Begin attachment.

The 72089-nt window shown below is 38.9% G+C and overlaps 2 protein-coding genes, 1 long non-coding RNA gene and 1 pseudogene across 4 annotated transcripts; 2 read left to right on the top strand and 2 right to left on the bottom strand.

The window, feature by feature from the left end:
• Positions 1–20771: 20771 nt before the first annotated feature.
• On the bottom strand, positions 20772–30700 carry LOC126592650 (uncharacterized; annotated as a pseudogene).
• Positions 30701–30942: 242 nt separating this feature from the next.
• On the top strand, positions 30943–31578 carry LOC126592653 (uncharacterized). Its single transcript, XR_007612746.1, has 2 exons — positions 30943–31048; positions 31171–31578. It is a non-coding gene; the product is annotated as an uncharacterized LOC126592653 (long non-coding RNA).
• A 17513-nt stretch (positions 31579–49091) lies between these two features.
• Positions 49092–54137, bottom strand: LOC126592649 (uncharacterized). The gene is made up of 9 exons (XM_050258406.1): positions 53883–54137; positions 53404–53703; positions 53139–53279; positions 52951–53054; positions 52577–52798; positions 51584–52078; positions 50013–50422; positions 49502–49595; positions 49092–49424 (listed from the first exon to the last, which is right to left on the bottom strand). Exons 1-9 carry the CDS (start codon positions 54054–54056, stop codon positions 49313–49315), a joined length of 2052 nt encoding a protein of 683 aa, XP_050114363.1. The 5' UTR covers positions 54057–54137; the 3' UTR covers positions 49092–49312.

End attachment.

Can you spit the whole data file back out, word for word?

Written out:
The 72089-nt window shown below is 38.9% G+C and overlaps 2 protein-coding genes, 1 long non-coding RNA gene and 1 pseudogene across 4 annotated transcripts; 2 read left to right on the top strand and 2 right to left on the bottom strand.

The window, feature by feature from the left end:
• Positions 1–20771: 20771 nt before the first annotated feature.
• On the bottom strand, positions 20772–30700 carry LOC126592650 (uncharacterized; annotated as a pseudogene).
• Positions 30701–30942: 242 nt separating this feature from the next.
• On the top strand, positions 30943–31578 carry LOC126592653 (uncharacterized). Its single transcript, XR_007612746.1, has 2 exons — positions 30943–31048; positions 31171–31578. It is a non-coding gene; the product is annotated as an uncharacterized LOC126592653 (long non-coding RNA).
• A 17513-nt stretch (positions 31579–49091) lies between these two features.
• Positions 49092–54137, bottom strand: LOC126592649 (uncharacterized). The gene is made up of 9 exons (XM_050258406.1): positions 53883–54137; positions 53404–53703; positions 53139–53279; positions 52951–53054; positions 52577–52798; positions 51584–52078; positions 50013–50422; positions 49502–49595; positions 49092–49424 (listed from the first exon to the last, which is right to left on the bottom strand). Exons 1-9 carry the CDS (start codon positions 54054–54056, stop codon positions 49313–49315), a joined length of 2052 nt encoding a protein of 683 aa, XP_050114363.1. The 5' UTR covers positions 54057–54137; the 3' UTR covers positions 49092–49312.